The betrayed party will need varying degrees of access to information over time, and those needs may ebb and flow unexpectedly. Like it or not, the cheater’s mantra must be: “all info, all the time.” Any defensiveness about full access will set off alarms – as well it should. The cheater – no matter what her reasons for having an affair – previously chose duplicity rather than honesty to deal with them, and if she indeed wishes to make amends, then the cost is the loss of her right to privacy. Put another way, the cost of duplicity is honesty. Ironically, honesty and openness breed intimacy – which is what the couple is ostensibly seeking now. So, in the end, honesty is hardly a punishment – unless, of course, one has something to hide.
4) The cheater’s partner may have the right to information, to knowledge, to openness – but she or he does not have the right to abuse, belittle, insult, or repeatedly remind her partner of how she was wronged. If the couple chooses to work on the relationship, they both have to do the work. It isn’t solely up to the cheater to make amends while his aggrieved spouse glowers or rages until spent. Yes, there is a stage in grieving and healing when anger needs expression – but it should be managed well, and that is best done with a therapist’s guidance.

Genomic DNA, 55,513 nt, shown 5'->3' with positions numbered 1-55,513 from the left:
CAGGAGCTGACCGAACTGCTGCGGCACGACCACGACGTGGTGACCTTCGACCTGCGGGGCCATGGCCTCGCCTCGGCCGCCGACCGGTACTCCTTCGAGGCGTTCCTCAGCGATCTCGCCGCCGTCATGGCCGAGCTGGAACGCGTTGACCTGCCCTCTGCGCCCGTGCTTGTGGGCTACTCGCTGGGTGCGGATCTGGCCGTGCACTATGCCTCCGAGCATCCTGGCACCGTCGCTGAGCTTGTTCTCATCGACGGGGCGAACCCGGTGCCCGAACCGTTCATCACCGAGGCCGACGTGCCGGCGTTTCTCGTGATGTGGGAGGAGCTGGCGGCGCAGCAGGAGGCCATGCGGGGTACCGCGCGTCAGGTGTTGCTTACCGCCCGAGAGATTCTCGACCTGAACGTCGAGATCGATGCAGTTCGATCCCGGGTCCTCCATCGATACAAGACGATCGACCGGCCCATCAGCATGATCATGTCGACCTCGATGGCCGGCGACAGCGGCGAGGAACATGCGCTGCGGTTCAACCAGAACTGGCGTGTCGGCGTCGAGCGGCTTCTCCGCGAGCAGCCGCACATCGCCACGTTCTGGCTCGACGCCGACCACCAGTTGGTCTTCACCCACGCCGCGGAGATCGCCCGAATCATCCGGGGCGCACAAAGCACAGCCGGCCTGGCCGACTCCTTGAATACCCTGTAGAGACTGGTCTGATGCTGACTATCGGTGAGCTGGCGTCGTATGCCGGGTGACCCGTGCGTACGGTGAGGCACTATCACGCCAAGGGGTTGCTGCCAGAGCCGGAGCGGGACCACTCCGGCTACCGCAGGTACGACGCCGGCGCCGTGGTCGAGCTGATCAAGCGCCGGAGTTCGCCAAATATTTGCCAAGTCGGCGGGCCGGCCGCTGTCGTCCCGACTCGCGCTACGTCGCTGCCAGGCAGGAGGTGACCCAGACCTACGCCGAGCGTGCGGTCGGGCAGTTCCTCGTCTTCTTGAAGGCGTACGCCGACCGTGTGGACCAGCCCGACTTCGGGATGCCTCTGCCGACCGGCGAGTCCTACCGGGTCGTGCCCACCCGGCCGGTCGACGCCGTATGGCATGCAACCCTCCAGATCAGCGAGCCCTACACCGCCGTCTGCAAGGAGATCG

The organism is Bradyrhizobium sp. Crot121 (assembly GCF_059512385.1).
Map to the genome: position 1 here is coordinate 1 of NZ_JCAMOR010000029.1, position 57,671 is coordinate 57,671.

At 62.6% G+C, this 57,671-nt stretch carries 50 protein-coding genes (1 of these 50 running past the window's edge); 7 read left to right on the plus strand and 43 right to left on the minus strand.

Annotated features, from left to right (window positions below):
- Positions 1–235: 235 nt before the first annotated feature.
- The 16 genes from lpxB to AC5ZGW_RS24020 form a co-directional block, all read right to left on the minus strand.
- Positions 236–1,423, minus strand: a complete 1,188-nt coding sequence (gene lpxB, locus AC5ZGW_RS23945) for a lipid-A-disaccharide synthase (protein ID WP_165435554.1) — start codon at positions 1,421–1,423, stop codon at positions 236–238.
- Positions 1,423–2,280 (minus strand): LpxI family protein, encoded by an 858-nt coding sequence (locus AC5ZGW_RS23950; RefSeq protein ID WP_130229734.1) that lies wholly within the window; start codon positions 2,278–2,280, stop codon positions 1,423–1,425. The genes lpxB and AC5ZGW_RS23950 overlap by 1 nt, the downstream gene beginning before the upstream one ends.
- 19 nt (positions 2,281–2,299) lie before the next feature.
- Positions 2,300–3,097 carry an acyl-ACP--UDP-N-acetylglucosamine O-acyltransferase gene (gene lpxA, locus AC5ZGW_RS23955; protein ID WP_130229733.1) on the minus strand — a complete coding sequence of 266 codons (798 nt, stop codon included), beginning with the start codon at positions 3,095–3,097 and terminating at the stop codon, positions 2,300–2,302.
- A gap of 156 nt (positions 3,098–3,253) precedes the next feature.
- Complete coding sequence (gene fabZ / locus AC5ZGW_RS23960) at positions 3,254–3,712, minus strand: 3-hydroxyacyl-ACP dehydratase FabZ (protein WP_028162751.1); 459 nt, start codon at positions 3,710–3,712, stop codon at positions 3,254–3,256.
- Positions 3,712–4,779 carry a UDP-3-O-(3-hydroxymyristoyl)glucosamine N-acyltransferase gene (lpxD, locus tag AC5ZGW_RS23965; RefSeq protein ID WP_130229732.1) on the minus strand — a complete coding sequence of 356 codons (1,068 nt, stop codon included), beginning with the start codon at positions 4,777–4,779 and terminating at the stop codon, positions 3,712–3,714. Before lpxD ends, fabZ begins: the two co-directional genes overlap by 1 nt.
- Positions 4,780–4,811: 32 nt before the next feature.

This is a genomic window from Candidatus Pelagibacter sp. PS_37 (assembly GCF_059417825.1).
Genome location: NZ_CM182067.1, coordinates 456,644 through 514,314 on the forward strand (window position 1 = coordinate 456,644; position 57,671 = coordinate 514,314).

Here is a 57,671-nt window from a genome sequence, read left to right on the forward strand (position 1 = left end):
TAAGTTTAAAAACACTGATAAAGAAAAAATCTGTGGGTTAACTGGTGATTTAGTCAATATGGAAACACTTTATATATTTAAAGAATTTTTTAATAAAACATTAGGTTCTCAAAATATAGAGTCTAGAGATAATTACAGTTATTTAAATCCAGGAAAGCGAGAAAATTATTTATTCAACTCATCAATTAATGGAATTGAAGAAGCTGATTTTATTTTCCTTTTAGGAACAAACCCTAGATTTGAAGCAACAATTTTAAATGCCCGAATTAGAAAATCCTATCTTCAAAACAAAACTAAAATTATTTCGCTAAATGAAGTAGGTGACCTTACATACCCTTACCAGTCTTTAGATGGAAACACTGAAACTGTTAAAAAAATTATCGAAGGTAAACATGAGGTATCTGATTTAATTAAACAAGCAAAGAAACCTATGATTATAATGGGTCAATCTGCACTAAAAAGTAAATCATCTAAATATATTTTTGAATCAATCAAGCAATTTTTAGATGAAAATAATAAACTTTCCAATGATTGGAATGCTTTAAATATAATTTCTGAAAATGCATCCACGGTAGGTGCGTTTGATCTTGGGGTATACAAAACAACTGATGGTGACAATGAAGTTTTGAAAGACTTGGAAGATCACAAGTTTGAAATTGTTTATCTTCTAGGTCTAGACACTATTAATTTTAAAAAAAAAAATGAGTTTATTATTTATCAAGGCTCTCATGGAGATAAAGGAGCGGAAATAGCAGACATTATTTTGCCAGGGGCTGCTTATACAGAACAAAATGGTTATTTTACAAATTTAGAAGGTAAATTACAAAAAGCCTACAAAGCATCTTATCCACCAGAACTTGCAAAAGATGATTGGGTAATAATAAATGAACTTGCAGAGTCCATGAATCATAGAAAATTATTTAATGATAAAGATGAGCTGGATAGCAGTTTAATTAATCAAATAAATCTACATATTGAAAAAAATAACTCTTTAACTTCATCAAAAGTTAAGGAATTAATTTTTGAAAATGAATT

5) Rarely does cheating arise out of a cozy nest where both partners’ needs are well satisfied. Usually, intimacy breaks down before cheating begins. This is not to say that the relationship or the partner is to blame for a cheater’s behavior, but to suggest that both people may have grievances; both may need to examine their role in creating a context or culture from which one partner sought escape. If healing is to occur, the factors that preceded and precipitated betrayal must be examined so that the relationship can be understood and repaired, too. Healing is not just about one person’s recovery from the effects of her partner’s affair – it’s about changing the dynamics that made the affair (or affairs) seem like a far better option than faithfulness or truth.